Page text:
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Cynthia Reid, chief concierge, pauses behind her gilded desk in the lobby of the Huntington Hotel for a much deserved quiet moment.

It's barely 9:30 a.m. and she's already found tickets to a show sold out for the next four months, hired a chauffeured Rolls to carry a pair of honeymooners to the theater and located a secretary fluent in English, French and Hindi for an international businessman. She also replaced a stuffed platypus for a tearful child who left one on an airplane on arrival from Sydney.The highlight of her career, she says, was helping a guest orchestrate an elaborate marriage proposal.

"I arranged a limousine to pick up his girlfriend and chauffeur her across the Golden Gate Bridge," she recalls. "Mid-span, the driver played a video proposal. When the surprised young lady accepted, the driver brought her here. Champagne and a bower of flowers awaited. It was very romantic."

The couple's name?

"The relationship of concierge and guest is confidential," Reid says. "Like that of doctor and patient."

What, exactly, is a concierge? The French word means caretaker. The origins are obscure, but since the Middle Ages the concierge has been keeper of the keys in castles, palaces and manor houses. He received visitors, supervised protocol, kept records of where important guests were lodged and attended to their personal needs.

In European hotels, the concierge is a long-standing tradition, providing guests with special services ranging from travel arrangements to restaurant reservations, from receiving packages to sending clothes to be laundered.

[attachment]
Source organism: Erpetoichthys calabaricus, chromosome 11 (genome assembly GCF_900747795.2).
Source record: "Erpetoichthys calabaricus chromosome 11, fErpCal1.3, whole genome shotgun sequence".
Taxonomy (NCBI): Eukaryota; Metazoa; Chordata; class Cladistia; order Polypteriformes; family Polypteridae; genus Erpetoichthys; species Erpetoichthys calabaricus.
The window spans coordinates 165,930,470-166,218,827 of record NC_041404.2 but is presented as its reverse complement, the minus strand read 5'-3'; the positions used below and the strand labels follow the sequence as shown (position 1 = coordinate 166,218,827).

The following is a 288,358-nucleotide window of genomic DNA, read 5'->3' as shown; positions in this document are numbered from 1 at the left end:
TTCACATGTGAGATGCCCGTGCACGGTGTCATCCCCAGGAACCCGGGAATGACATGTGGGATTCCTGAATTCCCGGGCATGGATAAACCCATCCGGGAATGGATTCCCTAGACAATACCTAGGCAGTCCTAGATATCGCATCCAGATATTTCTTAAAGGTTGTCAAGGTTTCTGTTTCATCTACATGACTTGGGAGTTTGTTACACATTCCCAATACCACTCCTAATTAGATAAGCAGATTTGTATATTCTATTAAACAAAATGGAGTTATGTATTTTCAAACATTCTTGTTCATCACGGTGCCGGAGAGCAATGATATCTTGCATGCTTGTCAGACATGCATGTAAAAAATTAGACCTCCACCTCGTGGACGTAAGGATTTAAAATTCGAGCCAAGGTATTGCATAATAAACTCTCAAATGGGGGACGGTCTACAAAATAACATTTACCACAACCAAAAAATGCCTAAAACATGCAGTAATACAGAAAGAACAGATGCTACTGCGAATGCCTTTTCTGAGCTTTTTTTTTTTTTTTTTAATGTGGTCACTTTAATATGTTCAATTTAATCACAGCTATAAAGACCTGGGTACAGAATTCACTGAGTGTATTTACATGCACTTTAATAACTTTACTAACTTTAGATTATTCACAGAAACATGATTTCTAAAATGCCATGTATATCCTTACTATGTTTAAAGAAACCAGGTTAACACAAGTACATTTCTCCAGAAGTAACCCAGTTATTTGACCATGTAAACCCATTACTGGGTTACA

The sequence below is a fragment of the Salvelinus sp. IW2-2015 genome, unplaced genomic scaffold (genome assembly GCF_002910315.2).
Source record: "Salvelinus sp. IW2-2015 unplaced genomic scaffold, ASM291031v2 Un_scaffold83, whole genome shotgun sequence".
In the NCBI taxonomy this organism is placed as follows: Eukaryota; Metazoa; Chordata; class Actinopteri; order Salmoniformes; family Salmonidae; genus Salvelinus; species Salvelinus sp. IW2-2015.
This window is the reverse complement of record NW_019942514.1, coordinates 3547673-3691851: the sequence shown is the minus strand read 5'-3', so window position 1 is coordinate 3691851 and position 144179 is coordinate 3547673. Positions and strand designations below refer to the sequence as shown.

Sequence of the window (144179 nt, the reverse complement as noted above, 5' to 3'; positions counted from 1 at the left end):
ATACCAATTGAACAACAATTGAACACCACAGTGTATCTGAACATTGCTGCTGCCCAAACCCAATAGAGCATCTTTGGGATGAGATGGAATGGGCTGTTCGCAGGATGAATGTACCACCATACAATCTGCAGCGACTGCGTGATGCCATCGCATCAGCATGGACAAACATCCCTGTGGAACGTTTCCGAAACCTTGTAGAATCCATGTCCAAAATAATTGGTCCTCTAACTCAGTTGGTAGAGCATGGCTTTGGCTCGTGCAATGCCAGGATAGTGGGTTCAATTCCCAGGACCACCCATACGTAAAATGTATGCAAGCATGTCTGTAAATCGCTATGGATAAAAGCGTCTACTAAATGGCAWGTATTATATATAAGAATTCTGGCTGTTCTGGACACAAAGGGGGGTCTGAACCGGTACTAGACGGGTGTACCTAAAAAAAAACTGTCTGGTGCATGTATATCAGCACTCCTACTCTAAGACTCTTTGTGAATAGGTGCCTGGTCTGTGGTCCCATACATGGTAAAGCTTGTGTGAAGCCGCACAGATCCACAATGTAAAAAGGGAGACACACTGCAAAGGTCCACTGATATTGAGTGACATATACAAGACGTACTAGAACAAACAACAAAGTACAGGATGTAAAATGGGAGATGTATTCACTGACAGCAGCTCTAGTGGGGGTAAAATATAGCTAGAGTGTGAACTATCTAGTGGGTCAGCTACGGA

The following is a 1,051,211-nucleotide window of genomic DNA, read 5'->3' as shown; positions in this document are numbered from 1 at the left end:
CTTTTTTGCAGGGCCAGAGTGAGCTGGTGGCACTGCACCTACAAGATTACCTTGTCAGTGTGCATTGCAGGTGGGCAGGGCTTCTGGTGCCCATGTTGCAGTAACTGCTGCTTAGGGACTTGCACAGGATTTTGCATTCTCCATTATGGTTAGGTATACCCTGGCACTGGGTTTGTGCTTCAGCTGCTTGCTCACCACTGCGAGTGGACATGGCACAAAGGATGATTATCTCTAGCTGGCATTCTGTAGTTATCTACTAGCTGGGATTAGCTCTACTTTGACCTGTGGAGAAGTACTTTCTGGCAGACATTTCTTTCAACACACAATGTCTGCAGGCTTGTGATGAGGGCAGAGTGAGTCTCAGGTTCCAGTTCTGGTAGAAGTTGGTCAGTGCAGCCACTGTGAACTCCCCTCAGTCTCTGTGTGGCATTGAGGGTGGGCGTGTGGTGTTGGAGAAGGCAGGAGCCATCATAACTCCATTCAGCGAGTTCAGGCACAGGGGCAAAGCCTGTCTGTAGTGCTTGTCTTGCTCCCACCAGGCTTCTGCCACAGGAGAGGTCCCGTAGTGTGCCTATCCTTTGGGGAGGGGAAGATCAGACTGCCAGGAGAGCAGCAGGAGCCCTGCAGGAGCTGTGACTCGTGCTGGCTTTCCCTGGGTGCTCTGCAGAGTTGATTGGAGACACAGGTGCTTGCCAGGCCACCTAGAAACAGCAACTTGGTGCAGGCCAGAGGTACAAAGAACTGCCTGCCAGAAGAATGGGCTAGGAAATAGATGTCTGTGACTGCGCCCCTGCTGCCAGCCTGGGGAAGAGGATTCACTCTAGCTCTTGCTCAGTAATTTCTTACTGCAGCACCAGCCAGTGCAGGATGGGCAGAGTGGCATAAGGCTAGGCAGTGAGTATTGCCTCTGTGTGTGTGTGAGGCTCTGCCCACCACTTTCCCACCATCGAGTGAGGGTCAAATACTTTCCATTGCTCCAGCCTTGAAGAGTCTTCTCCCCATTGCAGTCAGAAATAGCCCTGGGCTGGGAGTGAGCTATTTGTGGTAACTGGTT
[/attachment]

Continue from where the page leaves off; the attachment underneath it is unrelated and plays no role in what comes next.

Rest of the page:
The service-oriented Four Seasons Hotel chain claims to have introduced the concierge to North America in 1970. At present, most upscale hotels have them, but some guests are intimidated - until they catch on to the benefits.

According to Wolf Hengst, a vice president of operations at Four Seasons, a concierge is a tireless over-achiever who works compulsively to satisfy his guests' every need. They eat stress for lunch, often sharing the repast with a global network of well-placed contacts.

Hengst says the chain's "Private Concierge Network" has taken the service to new levels.

"It enables guests, even those who visit infrequently, to use our concierges as private secretaries, even from a distance," he says. "For example, a guest who lives in London and stayed with us in Houston may call our concierge in Toronto to ask that roses be sent to friends staying at another local hotel, or that prescription eyeglasses be obtained for a home-bound relative. The charge is only the cost of the flowers or the eyeglasses."

Service should be round the clock. At Westin's Century Plaza Hotel in Los Angeles, Hiroko Dreyfus, a Japanese-speaking concierge, wears a beeper and is on 24-hour call. She answers guests' questions about American menus, provides medical contacts, organizes rides to Disneyland and shopping safaris to Rodeo Drive. She also handles luggage repair, locates responsible baby sitters, sends flowers and briefs guests about local events and current affairs.

How can you recognize a fine concierge? The way they say "concierge" can be a key to their professionalism. The correct pronunciation is "kon-si-ayrzh." Those who introduce themselves as the "can-see-air" or "con-she-urge" are probably not members of Les Clefs D'Or (pronounced "lay-clay-door"), otherwise known as Golden Keys Society, the honorary fraternity of conciergedom.

World wide, there are 5,000 members of the Paris-based Les Clefs D'Or, about 160 in the United States. Membership standards are high: five years' minimum in the hotel business with three years as concierge, written test and endorsement from two members.

Les Clefs D'Or members, wearing the golden crossed keys emblem on their lapels, can pull strings for guests traveling to Paris, London, Tokyo or Nairobi. It's a network and service worth getting to know.

Do you tip the concierge? It isn't necessary. But if you've received special attention, a note of thanks with tip enclosed is appropriate and appreciated - but never expected.


"Four Seasons' Field Guide to the North American Concierge," an entertaining brochure, is available. For a free copy call 1-800-332-3442 in the United States or 1-800-268-6282 in Canada.